international organizations). In the neoliberal paradigm,
conflict and competition are not inevitable. Institutions can act
to ameliorate international conflict and promote cooperation,
trust, and joint action.
President Woodrow Wilson's foreign policies and his effort to
create a governing international security institution through
the League of Nations are often cited as the foundation of
neoliberal thinking in the United States.
dialogue on using the collective power of states to protect
the rights of individuals emerged as part of the debate over the
post-World War II order. The challenge was to prevent the
reemergence of fascist ideologies, which became state policies
during the Nazi era, without interfering in the legitimate
sovereignty of individual states.
Franklin Roosevelt attempted to provide an answer in his Four
Freedoms speech on January 6, 1941, to the 77th Congress. Roosevelt
outlined the world he would like to see in the future-one that the
United States would be helping to make secure. This world
would be founded on four freedoms:
of speech and expression everywhere in the world."
for everyone to worship God in his or her way throughout the
from want," which Roosevelt translated as grounded in economic
relationships. He envisioned a world order in which all
peoples would have a secure, peacetime life.
from fear," which he interpreted as meaning "a world-wide reduction
of armaments to such a point and in such a thorough fashion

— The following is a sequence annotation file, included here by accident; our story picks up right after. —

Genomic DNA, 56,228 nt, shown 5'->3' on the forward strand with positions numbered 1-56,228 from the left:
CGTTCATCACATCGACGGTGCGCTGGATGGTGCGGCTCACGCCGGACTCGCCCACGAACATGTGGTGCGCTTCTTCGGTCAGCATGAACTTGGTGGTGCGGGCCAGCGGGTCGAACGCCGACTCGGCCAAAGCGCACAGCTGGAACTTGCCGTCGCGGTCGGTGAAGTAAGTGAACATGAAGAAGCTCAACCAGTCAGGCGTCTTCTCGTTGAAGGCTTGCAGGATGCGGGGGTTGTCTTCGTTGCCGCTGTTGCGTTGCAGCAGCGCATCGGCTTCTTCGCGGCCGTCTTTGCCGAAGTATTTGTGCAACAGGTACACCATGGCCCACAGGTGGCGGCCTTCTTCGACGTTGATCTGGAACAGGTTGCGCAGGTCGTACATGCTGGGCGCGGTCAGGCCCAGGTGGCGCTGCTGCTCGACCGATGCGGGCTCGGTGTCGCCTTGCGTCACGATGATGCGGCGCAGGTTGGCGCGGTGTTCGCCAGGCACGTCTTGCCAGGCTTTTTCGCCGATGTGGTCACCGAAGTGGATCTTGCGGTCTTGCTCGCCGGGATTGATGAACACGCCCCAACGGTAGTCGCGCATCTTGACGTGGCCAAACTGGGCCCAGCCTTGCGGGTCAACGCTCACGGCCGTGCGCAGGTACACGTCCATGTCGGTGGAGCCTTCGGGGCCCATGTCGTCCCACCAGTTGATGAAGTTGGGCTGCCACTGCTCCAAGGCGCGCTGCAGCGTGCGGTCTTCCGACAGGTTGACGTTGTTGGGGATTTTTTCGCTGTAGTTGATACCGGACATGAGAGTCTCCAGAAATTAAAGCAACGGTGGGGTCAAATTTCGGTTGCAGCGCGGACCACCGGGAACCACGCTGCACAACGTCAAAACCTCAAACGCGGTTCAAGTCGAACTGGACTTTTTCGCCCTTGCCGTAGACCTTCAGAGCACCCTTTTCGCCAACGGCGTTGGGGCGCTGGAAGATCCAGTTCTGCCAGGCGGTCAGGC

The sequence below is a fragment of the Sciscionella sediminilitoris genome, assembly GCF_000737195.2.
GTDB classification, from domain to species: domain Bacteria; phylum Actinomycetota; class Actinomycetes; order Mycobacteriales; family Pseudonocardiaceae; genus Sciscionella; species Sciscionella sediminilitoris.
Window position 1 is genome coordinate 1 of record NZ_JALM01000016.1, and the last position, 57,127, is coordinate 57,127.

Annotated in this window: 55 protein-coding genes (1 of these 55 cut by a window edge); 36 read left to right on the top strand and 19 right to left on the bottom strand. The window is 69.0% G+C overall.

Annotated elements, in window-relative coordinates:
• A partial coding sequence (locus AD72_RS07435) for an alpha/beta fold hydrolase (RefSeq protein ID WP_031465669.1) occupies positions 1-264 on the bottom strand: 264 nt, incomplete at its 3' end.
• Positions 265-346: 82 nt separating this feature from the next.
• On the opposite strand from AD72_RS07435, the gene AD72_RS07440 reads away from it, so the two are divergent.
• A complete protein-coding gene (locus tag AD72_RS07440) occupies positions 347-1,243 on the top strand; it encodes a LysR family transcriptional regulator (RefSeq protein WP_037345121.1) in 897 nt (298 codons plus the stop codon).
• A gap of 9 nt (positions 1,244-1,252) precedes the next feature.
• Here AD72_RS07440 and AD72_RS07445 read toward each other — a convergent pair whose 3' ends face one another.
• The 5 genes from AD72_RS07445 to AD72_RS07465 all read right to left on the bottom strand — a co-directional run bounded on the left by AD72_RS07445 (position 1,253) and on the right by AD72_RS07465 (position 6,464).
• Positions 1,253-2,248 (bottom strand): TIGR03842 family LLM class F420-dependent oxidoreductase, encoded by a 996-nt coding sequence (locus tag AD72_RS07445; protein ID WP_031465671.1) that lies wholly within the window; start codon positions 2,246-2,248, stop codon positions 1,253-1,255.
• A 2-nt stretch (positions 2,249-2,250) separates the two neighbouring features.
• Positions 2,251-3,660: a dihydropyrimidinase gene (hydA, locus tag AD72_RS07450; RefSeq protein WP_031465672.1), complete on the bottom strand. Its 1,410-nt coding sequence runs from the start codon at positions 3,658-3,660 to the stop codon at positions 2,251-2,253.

that no nation will be in a position to commit an act of physical
aggression against any neighbor-anywhere in the world."
1941, Roosevelt and Winston Churchill relied on this world view to
draft the Atlantic Charter, but reportedly, not even its signers
were satisfied with that document. In fact, Roosevelt, a former
member of the Wilson Administration, left an ambivalent record of
what he believed the charter meant.
Josef Stalin declined even to sign it.
postwar initiatives encouraged international governance by
democratic processes, with international organizations serving as
arbiters of disputes and protectors of the peace. The years after
World War II saw the establishment of mechanisms that
stabilized the international economy and further promoted a vision
of collective security. The Bretton Woods Agreement in 1944
established rules, institutions, and procedures to regulate the
international monetary system. It required each country to adopt a
monetary policy that fixed its currency exchange rate at a certain
value of gold, plus or minus 1 percent, and established the
International Monetary Fund as a way to bridge temporary
signing of the U.N. Charter on June 26, 1945, provided another push
toward a new principle of collective security. It established
the following stated goals:
practice tolerance and live together in peace with one another as
good neighbours, and
our strength to maintain international peace and security,
ensure, by the acceptance of principles and the institution of
methods, that armed force shall not be used, save in the common
employ international machinery for the promotion of the economic
and social advancement of all peoples."
course of decades, the U.N. bureaucracy has come to see its
role as facilitating not only peace and security, but also human
rights, development, and social equity.
Rights and Human Security.Much of
the U.N. agenda involves the protection of human rights. Although
use of the term "human rights" preceded 1945, its meaning was
largely recast in the postwar years. In Western thought during the
18th century, human rights were associated with concepts of natural
law, often interchanged with the term "rights of man." Human rights
also served as a synonym for "civil rights," a narrow set of
individual legal entitlements.
After World War II, the term "human rights" was used to delineate